Armadale Residence


All buildings tell a story, from the architecture of ancient Rome to the skyscrapers that dot our modern horizons. Without this story, buildings would be simple boxes of pure function. In architecture, a residence is more than a simple shelter. It is a story of the people that live there, the relationships between them, and the living that occurs when a home is occupied. Armadale Residence is one such home. Designed by Australian firm B.E Architecture, Armadale Residence is a two-storey dwelling located in Melbourne. The home was designed for a couple who downsized from a larger family unit. The design balances between permanence and lightness, a nod to the human experience of dreaming while grounded in a single place.

On the exterior, the façade is an impressive arrangement of stone, 260 tons of granite to be exact. This granite is made surprisingly light by cantilevers which appear to be floating in air. The same stone continues on the interior, comprised into gorgeous details on the floors, counters, and walls. The result is a completely unified design—a narrative that connects the various elements together.

The impeccable craftsmanship in Armadale Residence elevates everyday living to gorgeous memorable moments. Some of the highlights are the staircase, the wall of retractable doors in the living room, the adjoining courtyard, and the extra-large master bath. The staircase sits at the centre of the home and tells a story of its own. Stairways often symbolise transitions, and can be very emotive. The skylight above the stairs provides illumination and allows the user an unobstructed view of the sky. When you rise on these stairs, you are experiencing not just the physical changing of height, but a spiritual ascending towards the sky.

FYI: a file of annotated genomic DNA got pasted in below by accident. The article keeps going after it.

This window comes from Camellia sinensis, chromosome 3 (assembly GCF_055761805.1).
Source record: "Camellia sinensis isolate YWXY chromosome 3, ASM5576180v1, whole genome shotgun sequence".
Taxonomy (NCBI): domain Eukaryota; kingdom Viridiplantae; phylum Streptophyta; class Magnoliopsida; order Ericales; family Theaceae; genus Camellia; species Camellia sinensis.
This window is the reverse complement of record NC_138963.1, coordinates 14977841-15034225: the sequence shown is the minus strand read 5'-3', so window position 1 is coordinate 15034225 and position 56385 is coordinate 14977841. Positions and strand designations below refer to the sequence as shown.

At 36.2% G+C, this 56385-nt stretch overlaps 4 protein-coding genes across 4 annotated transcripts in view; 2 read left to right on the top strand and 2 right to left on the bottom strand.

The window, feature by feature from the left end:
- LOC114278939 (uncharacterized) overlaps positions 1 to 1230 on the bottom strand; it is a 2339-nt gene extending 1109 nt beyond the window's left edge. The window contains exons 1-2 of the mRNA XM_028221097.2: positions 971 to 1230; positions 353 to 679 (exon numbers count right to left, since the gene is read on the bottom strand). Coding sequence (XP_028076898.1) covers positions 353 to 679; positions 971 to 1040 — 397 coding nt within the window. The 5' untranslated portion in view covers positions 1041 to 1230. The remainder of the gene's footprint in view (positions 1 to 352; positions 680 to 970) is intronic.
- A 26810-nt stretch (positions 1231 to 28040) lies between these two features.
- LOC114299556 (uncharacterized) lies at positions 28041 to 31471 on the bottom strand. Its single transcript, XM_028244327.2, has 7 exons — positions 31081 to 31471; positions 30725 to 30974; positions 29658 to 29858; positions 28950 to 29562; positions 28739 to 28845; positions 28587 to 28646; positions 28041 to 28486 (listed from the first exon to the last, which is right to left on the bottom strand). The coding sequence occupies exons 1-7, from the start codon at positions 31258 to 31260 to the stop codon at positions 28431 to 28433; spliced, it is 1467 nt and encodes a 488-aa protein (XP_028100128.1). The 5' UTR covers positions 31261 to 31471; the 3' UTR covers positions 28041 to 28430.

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Outside, the landscaping is particularly impactful. I love how it is fully incorporated with the home’s design, rather than added as an afterthought. This design allows for a seamless transition from interior to exterior, perfect for a home that treats outdoor spaces as key living areas. The many terraces and small gardens were designed in response to the client’s desire for green space without having the maintenance of a full yard. Of these green spaces, my favourite is the private Japanese garden. Outfitted with a natural stone path, mossy boulders, and a lovely outdoor shower, the garden is a peaceful oasis that transports one far from Melbourne. It is an unexpected element for an urban Australian home but personal touches like this add so much character to the residence.

Buildings are experiential, and in that experience stories emerge. Architecture gives a narrative to that experience. Armadale Residence proves that a home is so much more than a shelter, it is a place for living and a place for dreaming.

In the shop